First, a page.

Over the past few years, scientists have realized that the Mycoplasma mycoides family extends beyond its two most infamous members, but have so far failed to chart all the relationships between the different strains. To figure out who is related to whom, Anne Fischer and her colleagues collected 118 different strains from all over the world, and sequenced 7 of their genes. The collection features bacteria from all times and places, including strains isolated from African cattle in 1931, Rocky Mountain goats and Mouflons from Qatar.
Using the genetic differences between strains as a measure for their kinship, Fischer’s team reconstructed the entire Mycoplasma mycoides family tree. From this tree, the team concludes that the founding father of all Mycoplasma mycoides lived 10,000 years ago – around the same time pastoralists domesticated cattle, goats and sheep in the Near East. It’s easy to see how a lung disease would thrive better in a dense, human controlled herd, compared to a wild one. Animals are brought together in kraals, stables and around watering troughs, and if the herd is mixed, they are exposed to bacteria and viruses they haven’t encountered before.
No bacterial family is born out of thin air, not even a lung disease like Mycoplasma mycoides, so who where its ancestors? Was it indeed a wild bacterium, lurking in the lungs of the first wild beasts herded by man, as I suggested in the introduction? Fischer and her colleagues might have found a clue to that points in this direction. In their extensive collection of bacteria, they identified an unknown relative of the Mycoplasma cluster in several wild goats. This new species was isolated from Alpine ibexes in zoos and from a wild Rocky Mountain goat. The researchers are already sequencing its genome and characterizing its biochemical traits, to see what secrets about Mycoplasma mycoides‘ ancestry it holds.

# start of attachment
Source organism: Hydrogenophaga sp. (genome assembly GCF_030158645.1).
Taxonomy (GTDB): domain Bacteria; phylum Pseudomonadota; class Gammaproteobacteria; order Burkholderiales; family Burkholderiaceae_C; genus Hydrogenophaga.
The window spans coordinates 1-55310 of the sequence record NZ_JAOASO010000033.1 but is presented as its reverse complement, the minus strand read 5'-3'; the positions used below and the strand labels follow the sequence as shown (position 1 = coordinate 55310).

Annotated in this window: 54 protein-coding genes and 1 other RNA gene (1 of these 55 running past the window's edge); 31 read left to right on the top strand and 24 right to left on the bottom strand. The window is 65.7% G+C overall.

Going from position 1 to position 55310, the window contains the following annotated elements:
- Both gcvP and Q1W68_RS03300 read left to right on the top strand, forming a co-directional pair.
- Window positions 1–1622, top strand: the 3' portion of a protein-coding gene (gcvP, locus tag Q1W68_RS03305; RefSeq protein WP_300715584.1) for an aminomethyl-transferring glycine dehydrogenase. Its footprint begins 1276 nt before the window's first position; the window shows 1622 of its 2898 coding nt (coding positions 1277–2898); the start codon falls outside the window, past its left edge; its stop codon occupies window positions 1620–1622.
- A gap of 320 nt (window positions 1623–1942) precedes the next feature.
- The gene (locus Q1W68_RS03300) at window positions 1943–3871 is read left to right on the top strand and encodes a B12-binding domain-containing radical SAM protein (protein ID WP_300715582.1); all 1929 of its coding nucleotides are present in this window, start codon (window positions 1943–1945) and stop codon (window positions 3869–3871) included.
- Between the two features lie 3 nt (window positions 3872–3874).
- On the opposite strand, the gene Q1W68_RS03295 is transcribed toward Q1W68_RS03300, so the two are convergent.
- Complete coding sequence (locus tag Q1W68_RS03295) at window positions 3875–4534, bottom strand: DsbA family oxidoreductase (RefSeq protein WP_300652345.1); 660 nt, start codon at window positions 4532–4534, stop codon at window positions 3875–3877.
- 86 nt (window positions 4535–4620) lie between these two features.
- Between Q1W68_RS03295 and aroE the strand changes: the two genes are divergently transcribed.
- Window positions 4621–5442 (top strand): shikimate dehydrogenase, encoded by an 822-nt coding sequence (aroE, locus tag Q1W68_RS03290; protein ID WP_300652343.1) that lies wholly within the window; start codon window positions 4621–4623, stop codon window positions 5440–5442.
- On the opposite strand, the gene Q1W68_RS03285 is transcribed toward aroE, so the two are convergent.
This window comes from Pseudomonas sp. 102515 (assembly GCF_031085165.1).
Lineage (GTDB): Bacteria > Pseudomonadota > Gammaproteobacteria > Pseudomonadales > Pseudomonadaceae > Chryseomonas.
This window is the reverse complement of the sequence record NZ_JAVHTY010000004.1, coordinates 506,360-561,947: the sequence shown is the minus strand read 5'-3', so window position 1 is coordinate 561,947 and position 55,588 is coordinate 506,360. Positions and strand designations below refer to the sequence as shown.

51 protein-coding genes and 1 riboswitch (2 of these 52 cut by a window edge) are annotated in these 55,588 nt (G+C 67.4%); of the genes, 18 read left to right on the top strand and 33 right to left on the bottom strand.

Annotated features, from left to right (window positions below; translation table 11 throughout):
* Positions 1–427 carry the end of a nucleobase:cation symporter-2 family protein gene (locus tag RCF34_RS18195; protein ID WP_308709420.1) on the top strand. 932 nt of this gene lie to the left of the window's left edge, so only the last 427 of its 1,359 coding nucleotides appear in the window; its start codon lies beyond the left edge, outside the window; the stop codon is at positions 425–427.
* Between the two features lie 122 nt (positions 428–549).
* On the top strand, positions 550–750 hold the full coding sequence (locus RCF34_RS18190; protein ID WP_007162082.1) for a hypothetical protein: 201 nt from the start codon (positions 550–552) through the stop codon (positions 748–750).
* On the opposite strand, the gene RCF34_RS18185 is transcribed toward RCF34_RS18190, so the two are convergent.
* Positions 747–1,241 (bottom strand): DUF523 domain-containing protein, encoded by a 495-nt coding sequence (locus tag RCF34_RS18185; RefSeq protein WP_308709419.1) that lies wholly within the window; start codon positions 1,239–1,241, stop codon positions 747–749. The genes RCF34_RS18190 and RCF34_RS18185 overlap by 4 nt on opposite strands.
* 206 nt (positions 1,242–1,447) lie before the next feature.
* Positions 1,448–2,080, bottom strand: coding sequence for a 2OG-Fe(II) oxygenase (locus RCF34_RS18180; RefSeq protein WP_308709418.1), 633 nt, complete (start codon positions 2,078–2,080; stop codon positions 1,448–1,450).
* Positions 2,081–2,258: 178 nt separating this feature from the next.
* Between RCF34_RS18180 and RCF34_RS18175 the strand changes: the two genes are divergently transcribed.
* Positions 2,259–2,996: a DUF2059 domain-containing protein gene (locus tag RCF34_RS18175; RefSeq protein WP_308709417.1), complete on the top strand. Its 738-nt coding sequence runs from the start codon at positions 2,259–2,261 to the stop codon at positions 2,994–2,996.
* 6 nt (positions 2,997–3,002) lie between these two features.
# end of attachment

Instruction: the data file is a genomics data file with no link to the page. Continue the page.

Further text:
Mycoplasma leachii, a member of the Mycoplasma family that causes inflammation in the joints and udders of cows rather than pneumonia, has another interesting story to tell. Most strains formed distinct genetic populations. Not Mycoplasma leachii. The researchers discovered that this bug is of hybrid origin. Almost a third of its genes come from Mycoplasma that cause contagious pneumonia in cows, whereas the remaining two-thirds are from goat-specific strains. Since no Mycoplasma can survive without a host, the hybridization must have taken place within a single a single animal. Animals in mixed herds run the most risk of becoming infected by multiple strains. They are what the authors call “hybridization ovens”, baking new Mycoplasma mycoides variants in their co-infected bodies.
While Mycoplasma mycoides as a family might be as ancient as livestock itself, the two most contagious and deadly strains are much younger. The common ancestors of the strains that cause contagious pneumonia in cows and goats lived between 91 and 414 and between 56 and 490 years ago, respectively. I’m surprised that the authors make little note of this in their paper and wonder what could have favoured the origin and survival of these hypervirulent bugs in recent centuries. Herding made Mycoplasma mycoides – but what turned it into a killer?